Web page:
Asahi Nagata On Starting a Career In Illustration and Staying True To Yourself

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In Japanese, Asahi means "sunrise." Making for a name fit for an artist who brings so much light and cheeriness into the world.

Freelance illustrator Asahi Nagata currently lives in Minneapolis, Minnesota, where she creates gorgeous designs that mimic the style of traditional printmaking techniques, from risograph and screen printing to linocut. With clients from Google and Apple to Lucy and Yak and the Star Tribune, Asahi is making her mark on the world of illustration.

We recently had the joy of sitting down with Asahi Nagata to ask her how she uniquely captures a sense of wonder in her illustrations, the hard-earned aesthetic she developed over the years, and the ways motherhood has affected her work.

If you find yourself as inspired by Asahi's work as we did, be sure to check out both her Instagram and Etsy shop for endless inspiration.

Can you explain how you began your career in illustration and design? Did you always know that you wanted to be in a creative field?

My mom told me that I started drawing as soon as I turned one, and ever since then, drawing has always been my hobby. It took me a while to figure out how I could utilize this hobby as my day job. I majored in Graphic Design in college and interned at a web design company in Japan. Then I worked at a design firm in the US as a vintage print restorer—while I worked there, I got lots of inspiration from the 50s and 60s illustrations and prints and learned how to mimic them digitally to establish my current illustration style.

You've worked with brands from Google and Apple to The Knot. Can you describe the timeline of a project when working with these bigger brands?

As a stay-at-home mom of a 1-year-old, my time to work has been very limited. I try to focus on my task as much as possible whenever I get some time, whether it's during my daughter's nap time or at night after she goes to bed. I communicate with my husband and make sure I have enough time to work during evenings and weekends.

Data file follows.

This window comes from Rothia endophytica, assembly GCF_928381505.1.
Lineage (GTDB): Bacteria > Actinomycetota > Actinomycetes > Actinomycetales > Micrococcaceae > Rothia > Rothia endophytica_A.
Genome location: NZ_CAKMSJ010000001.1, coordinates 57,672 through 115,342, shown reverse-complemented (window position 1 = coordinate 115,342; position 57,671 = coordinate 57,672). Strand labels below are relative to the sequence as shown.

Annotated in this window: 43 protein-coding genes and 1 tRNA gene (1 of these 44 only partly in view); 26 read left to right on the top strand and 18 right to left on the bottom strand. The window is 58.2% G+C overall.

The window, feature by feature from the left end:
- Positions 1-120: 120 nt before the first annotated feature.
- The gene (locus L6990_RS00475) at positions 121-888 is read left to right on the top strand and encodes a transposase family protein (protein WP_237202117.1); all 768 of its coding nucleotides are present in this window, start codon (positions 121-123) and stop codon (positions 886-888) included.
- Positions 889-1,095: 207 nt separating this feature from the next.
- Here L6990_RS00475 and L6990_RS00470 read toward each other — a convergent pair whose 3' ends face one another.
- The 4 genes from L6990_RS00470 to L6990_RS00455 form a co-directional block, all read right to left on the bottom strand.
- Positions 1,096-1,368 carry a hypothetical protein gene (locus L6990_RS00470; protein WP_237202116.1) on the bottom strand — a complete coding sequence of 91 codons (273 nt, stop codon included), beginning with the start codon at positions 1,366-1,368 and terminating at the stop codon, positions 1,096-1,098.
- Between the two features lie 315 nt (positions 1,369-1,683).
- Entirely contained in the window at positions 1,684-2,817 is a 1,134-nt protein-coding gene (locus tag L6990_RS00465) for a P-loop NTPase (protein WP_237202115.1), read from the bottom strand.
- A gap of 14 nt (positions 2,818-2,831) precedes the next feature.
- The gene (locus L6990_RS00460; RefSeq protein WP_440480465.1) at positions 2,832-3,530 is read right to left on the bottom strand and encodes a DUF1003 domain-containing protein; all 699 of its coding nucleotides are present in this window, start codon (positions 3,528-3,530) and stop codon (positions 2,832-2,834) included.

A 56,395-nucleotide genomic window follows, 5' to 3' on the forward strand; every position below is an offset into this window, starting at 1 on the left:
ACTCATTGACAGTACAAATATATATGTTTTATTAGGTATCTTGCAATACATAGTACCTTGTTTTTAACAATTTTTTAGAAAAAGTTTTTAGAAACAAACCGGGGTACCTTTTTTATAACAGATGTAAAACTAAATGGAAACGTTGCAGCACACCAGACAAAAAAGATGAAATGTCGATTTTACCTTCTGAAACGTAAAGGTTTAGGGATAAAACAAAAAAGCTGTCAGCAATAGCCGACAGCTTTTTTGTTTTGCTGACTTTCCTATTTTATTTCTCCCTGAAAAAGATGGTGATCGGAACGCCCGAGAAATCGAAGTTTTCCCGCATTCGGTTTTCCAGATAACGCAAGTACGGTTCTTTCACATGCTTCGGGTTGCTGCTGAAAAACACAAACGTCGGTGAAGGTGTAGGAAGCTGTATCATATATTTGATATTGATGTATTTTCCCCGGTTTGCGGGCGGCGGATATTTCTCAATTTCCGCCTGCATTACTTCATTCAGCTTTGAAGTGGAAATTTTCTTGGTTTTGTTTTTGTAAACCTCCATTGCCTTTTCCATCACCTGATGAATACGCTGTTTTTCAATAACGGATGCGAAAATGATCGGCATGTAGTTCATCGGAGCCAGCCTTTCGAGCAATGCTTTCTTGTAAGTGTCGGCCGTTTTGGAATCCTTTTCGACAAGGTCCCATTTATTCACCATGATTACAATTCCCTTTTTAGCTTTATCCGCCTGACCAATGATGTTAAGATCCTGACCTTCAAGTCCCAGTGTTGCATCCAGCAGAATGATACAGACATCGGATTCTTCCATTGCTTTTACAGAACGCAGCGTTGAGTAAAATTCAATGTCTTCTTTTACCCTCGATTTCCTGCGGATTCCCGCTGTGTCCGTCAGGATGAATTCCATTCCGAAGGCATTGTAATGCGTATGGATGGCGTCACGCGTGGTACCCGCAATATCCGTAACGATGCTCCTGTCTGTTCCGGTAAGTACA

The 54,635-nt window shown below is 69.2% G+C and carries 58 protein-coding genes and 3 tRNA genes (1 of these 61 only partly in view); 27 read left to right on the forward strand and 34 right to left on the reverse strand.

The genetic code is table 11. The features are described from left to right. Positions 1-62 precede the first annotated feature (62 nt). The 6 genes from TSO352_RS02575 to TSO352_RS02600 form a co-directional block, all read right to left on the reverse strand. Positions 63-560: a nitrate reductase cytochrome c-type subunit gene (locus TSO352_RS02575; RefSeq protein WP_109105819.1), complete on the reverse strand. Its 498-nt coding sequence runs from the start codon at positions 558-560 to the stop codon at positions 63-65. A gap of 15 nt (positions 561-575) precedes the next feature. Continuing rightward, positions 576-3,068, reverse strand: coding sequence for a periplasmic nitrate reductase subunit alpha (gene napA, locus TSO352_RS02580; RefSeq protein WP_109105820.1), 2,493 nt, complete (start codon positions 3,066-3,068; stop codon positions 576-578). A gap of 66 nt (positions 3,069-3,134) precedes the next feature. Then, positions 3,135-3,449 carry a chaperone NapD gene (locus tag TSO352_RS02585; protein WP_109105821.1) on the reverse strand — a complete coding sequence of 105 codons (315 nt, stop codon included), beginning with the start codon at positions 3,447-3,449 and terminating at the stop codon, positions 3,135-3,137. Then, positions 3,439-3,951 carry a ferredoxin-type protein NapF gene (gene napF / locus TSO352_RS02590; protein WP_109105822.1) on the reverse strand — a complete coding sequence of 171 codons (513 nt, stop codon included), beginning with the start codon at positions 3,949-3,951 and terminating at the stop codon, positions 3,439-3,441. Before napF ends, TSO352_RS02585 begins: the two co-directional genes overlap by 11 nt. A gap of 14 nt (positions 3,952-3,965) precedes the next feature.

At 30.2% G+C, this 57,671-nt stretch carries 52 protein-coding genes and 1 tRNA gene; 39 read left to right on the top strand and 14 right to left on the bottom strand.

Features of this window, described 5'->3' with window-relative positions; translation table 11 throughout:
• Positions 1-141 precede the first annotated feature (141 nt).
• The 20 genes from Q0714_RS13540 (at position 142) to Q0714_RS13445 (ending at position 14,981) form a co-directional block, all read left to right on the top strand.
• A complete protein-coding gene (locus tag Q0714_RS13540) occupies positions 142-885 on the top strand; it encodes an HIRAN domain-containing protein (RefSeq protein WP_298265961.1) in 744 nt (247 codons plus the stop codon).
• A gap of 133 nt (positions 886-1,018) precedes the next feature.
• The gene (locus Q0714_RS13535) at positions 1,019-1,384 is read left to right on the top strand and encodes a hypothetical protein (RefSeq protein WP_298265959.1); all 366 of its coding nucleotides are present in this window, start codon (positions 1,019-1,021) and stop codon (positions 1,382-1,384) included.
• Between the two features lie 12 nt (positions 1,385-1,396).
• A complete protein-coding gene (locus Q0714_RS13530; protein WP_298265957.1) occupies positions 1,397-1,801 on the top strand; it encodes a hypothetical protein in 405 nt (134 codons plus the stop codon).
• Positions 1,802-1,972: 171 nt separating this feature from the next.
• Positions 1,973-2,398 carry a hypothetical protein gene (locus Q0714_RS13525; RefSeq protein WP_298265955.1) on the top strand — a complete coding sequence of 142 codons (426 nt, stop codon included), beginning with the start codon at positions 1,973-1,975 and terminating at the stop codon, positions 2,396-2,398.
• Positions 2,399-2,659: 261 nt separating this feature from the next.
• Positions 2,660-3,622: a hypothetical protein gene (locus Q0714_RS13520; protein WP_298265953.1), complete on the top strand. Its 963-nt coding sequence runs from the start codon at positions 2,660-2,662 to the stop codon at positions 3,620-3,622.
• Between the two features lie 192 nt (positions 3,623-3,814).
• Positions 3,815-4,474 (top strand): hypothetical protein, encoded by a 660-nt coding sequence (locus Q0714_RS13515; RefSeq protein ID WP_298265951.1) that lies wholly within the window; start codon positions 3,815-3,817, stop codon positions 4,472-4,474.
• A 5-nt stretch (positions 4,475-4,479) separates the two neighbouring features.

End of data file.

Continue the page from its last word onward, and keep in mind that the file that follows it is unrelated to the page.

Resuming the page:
How has your aesthetic and style changed over the years since you first started?

When I graduated college and started working as an illustrator at a design studio in Minneapolis, my illustration style was different from what I have now. My current style can be most recognized as vintage and riso-like illustration, and back then, it didn't have the same texture or riso effect. My style changed over time as I practiced different drawing methods.

Who or what is your biggest inspiration?

While I worked at a design firm in the US as a vintage print restorer, a part of my job was scanning vintage prints and scraps of illustration from the 50s and 60s. I got to look at so much good, old stuff there, and those became a major inspiration for my current work.

Have you ever found yourself in a creative rut? If so, how do you get yourself out of it?

I am always trying to figure this out myself! Usually, I take a break completely (unless I have a deadline.) Walk to the park, watch tv, read comics, etc. When I have a deadline and have an artist block, I keep working until I get out of it. I wish I could work non-stop like a robot.

How do you determine your color palettes for each illustration?

Being inspired by 50s and 60s children's books and commercial prints, I love using vintage, bold color palettes. Also, being massively fascinated by traditional printmaking methods such as screen printing, risograph, and block printing, I often use a color overlaying technique and offset effects to display the authentic retro print-like effect in my illustration.

I learned how to mimic this retro print texture myself while working at a design firm in Minneapolis as an illustrator and doing vintage prints restoration works for five years. In my illustration, I usually limit myself to three colors in each work because, in traditional printing methods, the numbers of colors were traditionally limited to about that many. I enjoy challenging myself to think creatively about depicting an object using only a few shades. This challenge has given me my own space to express my creativity within every commission, and it makes every commission exciting.

Your style is utterly unique, but do you ever find yourself falling into the trap of designing in the style of what's trending, or is it easy to stay true to yourself?

Staying true! I believe every different illustration style has different demands, so it is easy for me to stick with mine.

Your style seamlessly captures a childlike sense of wonder. Have you found inspiration through your own childhood experiences, or does this inspiration come from somewhere else?

I feel like I'm still a child at age 29, so I think that's helping!